Though the attackers failed to kill the police Inspector General, Ringim faced new problems after the bombing as many began to call for his resignation given his failure in preventing Boko Haram strikes (Nigerian Tribune, June 19). Nigerian president Goodluck Jonathan is under pressure from some quarters to implement sweeping changes in the police leadership.
The report of foreign nationals being arrested in Maiduguri fueled growing suspicions in some quarters that the Abuja bombing was made possible by the infiltration of foreign militants and organizations such as al-Qaeda. Sudan, Somalia and Iran have all been mentioned as possible sources of funding for Boko Haram, though no evidence of such funding has emerged as yet (Business Day [Lagos], June 20). Security services have been asked to monitor Sudanese and Somali nationals throughout Nigeria (Vanguard, June 20). Others suspect local politicians are sponsoring the militants as a means of disrupting security after losing in the April elections (This Day, June 20).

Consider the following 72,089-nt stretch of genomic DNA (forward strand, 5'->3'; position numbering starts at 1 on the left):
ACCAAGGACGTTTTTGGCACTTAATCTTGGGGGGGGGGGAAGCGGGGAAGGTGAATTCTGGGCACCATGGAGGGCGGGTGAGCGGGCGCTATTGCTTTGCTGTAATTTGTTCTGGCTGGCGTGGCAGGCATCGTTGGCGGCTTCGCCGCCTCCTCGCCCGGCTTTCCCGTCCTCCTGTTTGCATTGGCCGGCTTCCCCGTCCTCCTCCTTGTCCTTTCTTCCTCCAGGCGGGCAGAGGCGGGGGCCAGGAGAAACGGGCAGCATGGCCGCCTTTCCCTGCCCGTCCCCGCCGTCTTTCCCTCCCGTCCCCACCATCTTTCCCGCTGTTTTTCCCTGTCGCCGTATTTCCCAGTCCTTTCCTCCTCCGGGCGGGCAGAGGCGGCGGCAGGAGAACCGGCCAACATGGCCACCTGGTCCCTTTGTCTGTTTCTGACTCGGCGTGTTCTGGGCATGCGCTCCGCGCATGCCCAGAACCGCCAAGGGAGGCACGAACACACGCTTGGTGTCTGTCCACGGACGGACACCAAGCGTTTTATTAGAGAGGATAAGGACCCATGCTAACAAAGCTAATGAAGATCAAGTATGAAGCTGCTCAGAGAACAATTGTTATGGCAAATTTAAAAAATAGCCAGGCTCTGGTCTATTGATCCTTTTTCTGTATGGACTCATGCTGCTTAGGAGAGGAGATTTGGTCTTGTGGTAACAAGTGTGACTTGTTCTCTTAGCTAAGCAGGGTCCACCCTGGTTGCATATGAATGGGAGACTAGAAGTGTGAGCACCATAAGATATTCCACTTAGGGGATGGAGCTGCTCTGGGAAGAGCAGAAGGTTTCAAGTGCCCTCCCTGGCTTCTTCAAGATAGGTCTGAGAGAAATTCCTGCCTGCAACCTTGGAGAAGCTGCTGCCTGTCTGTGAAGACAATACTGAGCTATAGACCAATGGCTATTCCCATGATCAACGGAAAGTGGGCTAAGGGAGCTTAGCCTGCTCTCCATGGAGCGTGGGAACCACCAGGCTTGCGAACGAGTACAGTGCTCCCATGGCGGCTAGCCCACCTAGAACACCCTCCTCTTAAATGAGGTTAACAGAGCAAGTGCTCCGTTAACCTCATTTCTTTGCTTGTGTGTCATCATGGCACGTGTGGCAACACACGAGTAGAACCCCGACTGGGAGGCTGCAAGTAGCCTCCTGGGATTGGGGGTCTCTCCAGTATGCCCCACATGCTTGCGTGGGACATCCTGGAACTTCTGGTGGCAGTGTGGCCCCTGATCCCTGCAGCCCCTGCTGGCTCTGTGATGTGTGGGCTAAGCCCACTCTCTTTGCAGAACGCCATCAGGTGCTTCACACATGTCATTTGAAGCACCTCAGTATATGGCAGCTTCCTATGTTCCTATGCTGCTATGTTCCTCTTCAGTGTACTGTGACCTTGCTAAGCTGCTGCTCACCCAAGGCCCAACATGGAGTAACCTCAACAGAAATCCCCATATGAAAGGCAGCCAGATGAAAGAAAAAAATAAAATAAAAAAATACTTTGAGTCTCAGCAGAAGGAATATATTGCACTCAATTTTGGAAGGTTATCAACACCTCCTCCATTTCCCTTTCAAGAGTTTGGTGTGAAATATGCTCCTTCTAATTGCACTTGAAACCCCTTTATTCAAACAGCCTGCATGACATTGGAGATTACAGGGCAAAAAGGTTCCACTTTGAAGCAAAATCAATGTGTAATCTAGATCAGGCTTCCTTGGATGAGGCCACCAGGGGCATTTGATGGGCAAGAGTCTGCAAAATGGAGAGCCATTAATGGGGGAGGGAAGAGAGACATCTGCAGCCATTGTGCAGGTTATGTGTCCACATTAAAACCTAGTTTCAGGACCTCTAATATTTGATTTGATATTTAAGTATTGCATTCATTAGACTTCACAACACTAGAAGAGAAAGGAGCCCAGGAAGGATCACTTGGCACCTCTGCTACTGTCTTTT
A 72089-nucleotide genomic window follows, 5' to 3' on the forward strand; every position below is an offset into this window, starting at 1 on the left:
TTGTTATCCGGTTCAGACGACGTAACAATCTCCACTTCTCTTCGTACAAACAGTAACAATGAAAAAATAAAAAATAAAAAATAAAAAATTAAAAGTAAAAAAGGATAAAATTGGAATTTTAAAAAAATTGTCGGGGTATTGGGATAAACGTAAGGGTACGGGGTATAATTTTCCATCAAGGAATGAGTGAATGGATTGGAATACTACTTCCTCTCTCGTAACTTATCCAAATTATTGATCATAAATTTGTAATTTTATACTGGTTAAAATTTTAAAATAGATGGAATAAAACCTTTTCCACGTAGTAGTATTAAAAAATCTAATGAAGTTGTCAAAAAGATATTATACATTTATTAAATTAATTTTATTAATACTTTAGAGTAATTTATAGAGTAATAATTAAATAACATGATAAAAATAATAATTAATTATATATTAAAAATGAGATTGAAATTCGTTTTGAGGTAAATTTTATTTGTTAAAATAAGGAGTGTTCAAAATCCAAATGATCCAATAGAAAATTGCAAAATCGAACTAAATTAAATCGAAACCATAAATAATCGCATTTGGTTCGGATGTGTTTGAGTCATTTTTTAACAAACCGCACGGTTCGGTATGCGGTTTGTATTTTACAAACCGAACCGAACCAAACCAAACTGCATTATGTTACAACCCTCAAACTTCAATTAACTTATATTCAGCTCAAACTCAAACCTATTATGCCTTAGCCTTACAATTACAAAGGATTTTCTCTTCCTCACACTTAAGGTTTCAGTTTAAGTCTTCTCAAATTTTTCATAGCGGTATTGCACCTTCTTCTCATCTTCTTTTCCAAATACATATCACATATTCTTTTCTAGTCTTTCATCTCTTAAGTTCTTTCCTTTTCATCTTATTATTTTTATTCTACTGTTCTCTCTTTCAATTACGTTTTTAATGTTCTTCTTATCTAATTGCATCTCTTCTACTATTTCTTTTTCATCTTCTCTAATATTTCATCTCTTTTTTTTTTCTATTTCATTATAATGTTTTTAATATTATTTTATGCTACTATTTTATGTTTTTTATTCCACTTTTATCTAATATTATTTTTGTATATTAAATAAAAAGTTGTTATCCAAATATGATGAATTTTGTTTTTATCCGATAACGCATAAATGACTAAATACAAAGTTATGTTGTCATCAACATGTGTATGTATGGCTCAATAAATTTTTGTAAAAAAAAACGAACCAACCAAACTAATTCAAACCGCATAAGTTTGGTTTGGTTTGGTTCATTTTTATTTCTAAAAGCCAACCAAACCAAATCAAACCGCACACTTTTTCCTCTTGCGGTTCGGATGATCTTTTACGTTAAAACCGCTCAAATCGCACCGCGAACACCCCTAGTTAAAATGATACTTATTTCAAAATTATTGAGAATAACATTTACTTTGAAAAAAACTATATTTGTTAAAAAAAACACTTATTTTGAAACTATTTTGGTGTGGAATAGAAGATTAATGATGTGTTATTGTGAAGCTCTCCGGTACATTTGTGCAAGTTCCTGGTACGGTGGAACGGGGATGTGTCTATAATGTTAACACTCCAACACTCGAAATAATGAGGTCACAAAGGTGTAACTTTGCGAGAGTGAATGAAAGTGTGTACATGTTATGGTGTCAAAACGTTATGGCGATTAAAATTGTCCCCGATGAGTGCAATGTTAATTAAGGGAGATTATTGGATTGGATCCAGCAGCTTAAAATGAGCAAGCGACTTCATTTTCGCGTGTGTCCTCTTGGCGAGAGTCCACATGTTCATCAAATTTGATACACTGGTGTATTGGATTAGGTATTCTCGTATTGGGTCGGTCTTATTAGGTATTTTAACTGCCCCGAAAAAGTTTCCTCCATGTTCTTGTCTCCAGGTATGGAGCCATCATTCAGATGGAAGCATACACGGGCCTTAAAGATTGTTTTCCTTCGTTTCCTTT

Boko Haram extremism is even becoming a danger to Wahhabist clerics, such as Ibrahim Birkuti, who was killed by motorcycle-riding gunmen outside his home in Biu (200 km south of Maiduguri) on June 7. Imam Birkuti had been critical of Boko Haram’s violence (BBC, June 7). A sect spokesman recently said the group was also responsible for last month’s murder of the brother of the Shehu (ruler) of Borno, Alhaji Abubakar Ibn Garbai, one of Nigeria’s most important Islamic leaders. Boko Haram has accused the Shehu of playing a role in the extrajudicial killing of sect members following the July 2009 Boko Haram uprising. The Shehu has denied any role in the killings (BBC, June 7; Vanguard, June 17).
Other targets have been more predictable. On June 10, Boko Haram gunmen killed the pastor of the Church of Christ in Nigeria and the church’s assistant secretary in Maiduguri (Vanguard, June 10). Four people were killed in a Boko Haram raid on an unregistered drinking place in a suburb of Maiduguri on June 12 (Next, June 14). The attack on the Maiduguri beer drinkers came only a few hours after Boko Haram released a list of conditions that must be met before the group will enter into a dialogue with the government. The Hausa language demands included: